The vulnerability analysis dashboard in OTbase Vantage is an addition to the vulnerability management workflow built into OTbase Asset Center. There are some functions that can be better analyzed in Asset Center, and others that are better approached using Vantage. Overall, Vantage gives a much more high-level view at vulnerabilities than what you find in Asset Center.
The vulnerability dashboard in OTbase Vantage comes with eight widgets:
- A bar chart showing the number of known vulnerabilities for all devices in the data set, devided by the four priority categories. (If you are new to OTbase, note that the priority of a vulnerability is identical to the respective CVE's severity, but can be modified by the user.)
- A bar chart showing the number of vulnerable devices in the data set, for each vulnerability category.
- A scatter plot that shows devices and their position and size in the vulnerability / risk space, expressed in number of vulnerabilities per device and cumulated risk score per device.
- A line plot showing the acquisition of known vulnerabilities over time. This plot shows the same data as the one exactly below, but cumulated.
- A table listing the top ten critical CVEs, along with the number of vulnerable devices and a cumulated score (CVSS base score multiplied by number of vulnerable devices).
- A table listing of vulnerable devices, ranked by risk score. Unlike the cumulated vulnerability score from the preceding table, the risk score also factors in device criticality.
- A Pareto chart showing devices by risk score, beginning with the highest risk score and ending with a risk score of zero. The order of devices on the x axis corresponds to the position of devices in the table to the left. A line chart shows cumulated risk score expressed as a percentage value.
- A line plot showing known vulnerabilities as acquired over time. This plot shows the same data as the one exactly above, but as raw data.
Vulnerability bar chart
Similar to IT vulnerability scanners, OTbase Vantage displays unpatched vulnerabilities that affect your installed base in a bar chart, odered by CVE priority (top left widget). CVE priority is identical to CVSS severity by default, but can be changed by the user.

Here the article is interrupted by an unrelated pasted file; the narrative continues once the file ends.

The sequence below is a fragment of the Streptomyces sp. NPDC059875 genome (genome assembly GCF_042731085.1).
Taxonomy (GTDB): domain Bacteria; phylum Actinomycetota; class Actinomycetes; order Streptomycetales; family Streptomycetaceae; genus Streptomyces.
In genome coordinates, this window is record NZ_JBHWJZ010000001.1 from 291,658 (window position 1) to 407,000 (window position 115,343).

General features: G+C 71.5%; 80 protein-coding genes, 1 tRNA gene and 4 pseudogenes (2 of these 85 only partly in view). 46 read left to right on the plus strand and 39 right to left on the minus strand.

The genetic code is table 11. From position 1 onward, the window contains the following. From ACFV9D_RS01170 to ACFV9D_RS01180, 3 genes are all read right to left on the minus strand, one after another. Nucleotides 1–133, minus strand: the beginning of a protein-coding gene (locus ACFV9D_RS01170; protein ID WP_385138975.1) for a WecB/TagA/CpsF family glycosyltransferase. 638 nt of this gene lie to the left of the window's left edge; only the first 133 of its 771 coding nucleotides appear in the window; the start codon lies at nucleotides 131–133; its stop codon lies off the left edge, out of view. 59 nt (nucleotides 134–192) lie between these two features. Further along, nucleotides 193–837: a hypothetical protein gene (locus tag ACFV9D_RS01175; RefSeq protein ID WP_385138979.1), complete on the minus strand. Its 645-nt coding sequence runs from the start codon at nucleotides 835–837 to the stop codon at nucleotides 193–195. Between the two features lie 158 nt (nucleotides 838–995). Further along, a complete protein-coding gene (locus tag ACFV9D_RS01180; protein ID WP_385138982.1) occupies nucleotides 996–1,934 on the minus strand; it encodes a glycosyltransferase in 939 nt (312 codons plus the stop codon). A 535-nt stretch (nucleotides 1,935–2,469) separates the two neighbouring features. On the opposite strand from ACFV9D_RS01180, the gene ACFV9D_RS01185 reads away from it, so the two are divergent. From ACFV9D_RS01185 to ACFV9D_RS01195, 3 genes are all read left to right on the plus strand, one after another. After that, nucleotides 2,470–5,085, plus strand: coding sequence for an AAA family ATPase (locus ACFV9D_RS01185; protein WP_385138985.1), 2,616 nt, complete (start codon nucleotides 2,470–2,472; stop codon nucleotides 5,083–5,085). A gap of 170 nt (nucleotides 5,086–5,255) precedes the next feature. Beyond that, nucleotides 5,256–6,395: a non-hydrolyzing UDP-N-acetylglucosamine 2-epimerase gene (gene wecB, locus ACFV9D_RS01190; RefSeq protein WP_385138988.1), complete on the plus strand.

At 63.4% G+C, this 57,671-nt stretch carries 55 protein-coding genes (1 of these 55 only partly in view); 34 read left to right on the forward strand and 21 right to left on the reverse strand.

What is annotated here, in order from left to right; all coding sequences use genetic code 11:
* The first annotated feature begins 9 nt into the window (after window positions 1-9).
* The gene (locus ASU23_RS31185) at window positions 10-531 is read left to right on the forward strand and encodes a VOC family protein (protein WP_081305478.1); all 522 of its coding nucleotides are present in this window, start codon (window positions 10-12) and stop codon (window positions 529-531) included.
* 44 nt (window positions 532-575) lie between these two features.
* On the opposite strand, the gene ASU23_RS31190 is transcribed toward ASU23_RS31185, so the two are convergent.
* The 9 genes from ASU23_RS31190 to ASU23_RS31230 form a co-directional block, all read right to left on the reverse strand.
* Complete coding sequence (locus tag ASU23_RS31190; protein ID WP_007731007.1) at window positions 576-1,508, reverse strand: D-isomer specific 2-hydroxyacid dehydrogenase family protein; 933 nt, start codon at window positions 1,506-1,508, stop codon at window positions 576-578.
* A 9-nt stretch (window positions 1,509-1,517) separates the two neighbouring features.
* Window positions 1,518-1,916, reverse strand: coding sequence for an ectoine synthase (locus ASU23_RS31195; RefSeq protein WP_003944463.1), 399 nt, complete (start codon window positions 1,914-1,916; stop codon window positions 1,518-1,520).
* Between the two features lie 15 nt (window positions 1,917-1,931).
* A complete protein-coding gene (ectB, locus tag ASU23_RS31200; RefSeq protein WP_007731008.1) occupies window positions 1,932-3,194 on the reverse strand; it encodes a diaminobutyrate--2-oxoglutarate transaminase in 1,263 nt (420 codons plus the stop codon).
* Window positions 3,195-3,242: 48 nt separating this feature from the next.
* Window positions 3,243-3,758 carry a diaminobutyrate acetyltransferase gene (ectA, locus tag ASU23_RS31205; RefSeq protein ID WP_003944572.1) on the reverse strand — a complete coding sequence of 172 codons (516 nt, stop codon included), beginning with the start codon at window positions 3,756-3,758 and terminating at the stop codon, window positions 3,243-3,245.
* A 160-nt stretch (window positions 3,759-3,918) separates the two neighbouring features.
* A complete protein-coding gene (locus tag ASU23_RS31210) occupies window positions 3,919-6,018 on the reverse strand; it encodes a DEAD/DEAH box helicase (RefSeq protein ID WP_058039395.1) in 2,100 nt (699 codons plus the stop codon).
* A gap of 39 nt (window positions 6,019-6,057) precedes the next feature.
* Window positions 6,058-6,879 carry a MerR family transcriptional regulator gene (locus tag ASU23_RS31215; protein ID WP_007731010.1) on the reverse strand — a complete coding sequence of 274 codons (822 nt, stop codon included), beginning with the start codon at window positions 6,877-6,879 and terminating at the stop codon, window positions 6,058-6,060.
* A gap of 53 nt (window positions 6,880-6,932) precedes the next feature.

Use the mouse to point to the various bars in order to obtain exact numbers. In the following example, we point to vulnerabilities with medium priority in oder to learn that there is a total of 229,480 of these.
Top 10 critical CVEs table
The widget below the above mentioned bar chart lists the ten most important CVEs, ranked by CVSS base score times number of vulnerable devices (the compound score, or CScore).
In order to get additional details on any of the vulnerabilities listed you may simply input the CVE ID in the quick search field in OTbase Asset Center in order to launch the CVE profile, which contains a description and additional context information, such as the identity of vulnerable devices.
Number of vulnerable devices bar chart
The number of vulnerable devices is shown in a separate bar chart, ordered by the four priority categories. Pointing the mouse to any of the bars will pop up detailed numbers. In the example below we learn that 456 devices have vulnerabilities with critical priority.
Devices by risk score table
What are your most vulnerable devices, ranked by risk score? The second table in the vulnerability dashboard answers this question. Risk score factors the CVSS base score of a device's vulnerabilities in, and also the criticality of a device.
Devices by risk score plot
A table is good for several things, but usually not so good for getting the big picture. The devices by risk score plot attempts to do just that, allowing you to spot outliers.
In the scatter plot, vulnerable devices are symbolized by markers. Pointint to a marker will pop up the details for the device. In the example above, we point to a device with the device ID P56.Desktop88 and learn that it has 1280 vulnerabilities and a risk score of 19,539. As above, risk score factors in the criticality of a device. Critical devices also stand out due to bigger marker size.
For non-critical devices you will basically see a linear distribution. The more vulnerabilities, the higher the risk score is going to be. Logically, devices with more than 1,000 vulnerabilities will not be easy to protect by patching. Note that the device at the far right end of the distribution has more than 3,000 vulnerabilities.
Devices by risk score Pareto chart
The next chart gives you an idea how many devices you would need to fully patch in order to achieve a significant amount of risk reduction.
Devices are ranked from left to right according to their risk score (factoring in criticality). In our example, we have one significant outlier (P56.Desktop3, as can also be seen in the list left to the chart), which is displayed as the leftmost bar. Thereafter, risk scores get a bit more evenly distributed. Use the mouse to learn how many devices you need to fully patch in order to achieve a desired level of risk reduction. In the example, we learn that we would have to patch 173 devices in order to cut risk in half.
How many vulnerabilities do you acquire, and when? The vulnerability trend widget provides answers. In this example, it tells us that over 5,000 critical vulnerabilities had been acquired on August 20, 2019. (It also tells us that a couple hundred critical vulnerabilities are around since the beginning of 2016.)
Vulnerabilities by age
An even better insight into the age of vulnerabilities is presented by the widget right on top of the previously discussed one. It uses the same data set as above, but with cumulated values. This way you can learn how old the bulk of vulnerabilities is that plagues your installed base. In the example below we learn that approximately half of the critical vulnerabilities were published by the end of 2018 or earlier.